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Lucas Museum Fallout: The Internet Strikes Back

By  David Matthews and Mina Bloom | May 4, 2016 1:29pm 

 The Lucas Museum as it could look near McCormick Place.
The Lucas Museum as it could look near McCormick Place.
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Lucas Museum of Narrative Art

CHICAGO — Mellody Hobson's new threat to move the Lucas Museum of Narrative Art somewhere far, far away has elicited a range of opinions from Father Michael Pfleger to the ever-outspoken community of Internet commenters.

Tuesday's announcement from Hobson, a Chicago financier and wife of filmmaker George Lucas, echoes what city officials have been saying for months as they scramble to keep a museum they view as a coup for Chicago's tourist industry. 

But now that a thorny lawsuit has prompted the museum to consider "seriously pursuing" new locations outside Chicago, the feedback floodgates are open. 

"This latest move by 'Friends of the Parks' makes it clear that green space is not their primary motive.  Rather they are a group of elitist individuals who want control of the lakefront" firebrand South Side Rev. Michael Pfleger said in a statement Tuesday. "Their latest opposition exposes the falsehood of their argument for green space.  They are not friends of the park, not friends of those who would benefit from jobs in construction and operation, and certainly not friends of the millions of children of all ages who would benefit from this museum!"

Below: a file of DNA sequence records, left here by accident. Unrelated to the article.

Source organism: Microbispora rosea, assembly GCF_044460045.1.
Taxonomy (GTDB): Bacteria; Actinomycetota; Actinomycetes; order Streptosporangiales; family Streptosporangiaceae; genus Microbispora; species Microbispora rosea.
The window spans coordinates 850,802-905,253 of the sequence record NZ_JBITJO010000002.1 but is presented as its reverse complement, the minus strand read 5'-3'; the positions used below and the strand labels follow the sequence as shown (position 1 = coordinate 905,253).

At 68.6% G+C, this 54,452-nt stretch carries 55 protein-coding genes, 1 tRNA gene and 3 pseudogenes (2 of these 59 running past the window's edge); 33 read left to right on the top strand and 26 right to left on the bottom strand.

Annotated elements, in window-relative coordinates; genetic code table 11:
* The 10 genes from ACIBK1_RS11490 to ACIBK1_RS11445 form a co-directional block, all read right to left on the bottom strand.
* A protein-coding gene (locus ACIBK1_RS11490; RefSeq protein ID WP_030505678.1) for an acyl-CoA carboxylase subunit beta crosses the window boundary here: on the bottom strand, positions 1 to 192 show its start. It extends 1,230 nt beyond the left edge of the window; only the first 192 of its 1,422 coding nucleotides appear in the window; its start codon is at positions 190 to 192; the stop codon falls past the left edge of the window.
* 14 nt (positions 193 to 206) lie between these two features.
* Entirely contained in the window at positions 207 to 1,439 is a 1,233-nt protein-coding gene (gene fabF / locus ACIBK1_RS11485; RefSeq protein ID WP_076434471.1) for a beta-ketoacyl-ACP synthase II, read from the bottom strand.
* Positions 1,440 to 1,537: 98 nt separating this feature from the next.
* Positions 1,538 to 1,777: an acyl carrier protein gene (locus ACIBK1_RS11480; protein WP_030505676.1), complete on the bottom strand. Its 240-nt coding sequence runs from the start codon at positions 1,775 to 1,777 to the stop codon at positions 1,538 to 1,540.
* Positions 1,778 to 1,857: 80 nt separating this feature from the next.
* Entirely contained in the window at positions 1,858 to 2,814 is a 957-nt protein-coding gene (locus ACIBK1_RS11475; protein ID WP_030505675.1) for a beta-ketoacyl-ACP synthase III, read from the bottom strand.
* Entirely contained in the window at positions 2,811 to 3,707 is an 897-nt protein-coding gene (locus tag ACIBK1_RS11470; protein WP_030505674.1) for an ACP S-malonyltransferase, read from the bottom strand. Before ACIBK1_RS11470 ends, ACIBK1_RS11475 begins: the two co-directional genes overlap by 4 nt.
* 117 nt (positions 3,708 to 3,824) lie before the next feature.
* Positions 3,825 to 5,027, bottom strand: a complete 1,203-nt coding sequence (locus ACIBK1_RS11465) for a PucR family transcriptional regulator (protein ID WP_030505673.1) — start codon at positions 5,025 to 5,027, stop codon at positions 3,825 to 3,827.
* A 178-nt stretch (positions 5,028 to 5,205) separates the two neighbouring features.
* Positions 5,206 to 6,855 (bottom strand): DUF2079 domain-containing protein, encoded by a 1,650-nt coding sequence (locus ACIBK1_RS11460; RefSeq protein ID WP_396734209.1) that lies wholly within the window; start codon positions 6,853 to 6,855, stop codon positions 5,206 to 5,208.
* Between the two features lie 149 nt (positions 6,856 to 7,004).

Under the city's new plan, The Lakeside Center at McCormick Place East would be demolished and replaced with the Lucas Museum, which would also add 12 acres of new parkland to the Downtown lakefront. The city would then replace the lost convention space with a new McCormick Place building straddling Lake Shore Drive. Filmmaker George Lucas would have still paid to build his museum, but the city would have needed $1.2 billion in new state-approved funding to rebuild the lost convention hall. 

Friends of the Parks rejected the idea Tuesday.

"It calls for us to choose between two priorities: parkland and saving the lakefront," Irizarry said. "While we would love more parkland, we don’t want to sell out our lakefront."

Hobson reacted by saying her husband is now "seriously pursuing" places outside Chicago for the museum, which was previously rejected by the city of San Francisco. Hobson said Friends of the Parks "hijacked" the museum, which she called the biggest philanthropic gift to any American city this century.

"It saddens me that young black and brown children will be denied the chance to benefit from what this museum will offer," Hobson said. "As chair of the Board of After School Matters, which serves 15,000 public high school students in Chicago and has more demand than can ever be met, I have seen firsthand what art can do to spur imagination and creativity, heal the soul and advance society—something so needed right now." 

RELATED: Mellody Hobson Unloads On Friends of Parks Over Lucas Museum Battle

Mayor Rahm Emanuel effectively took Friends of the Parks on a guilt-trip Wednesday, saying the loss of the Lucas Museum wouldn't impact him, but rather the people who could have benefited from its jobs and cultural offerings.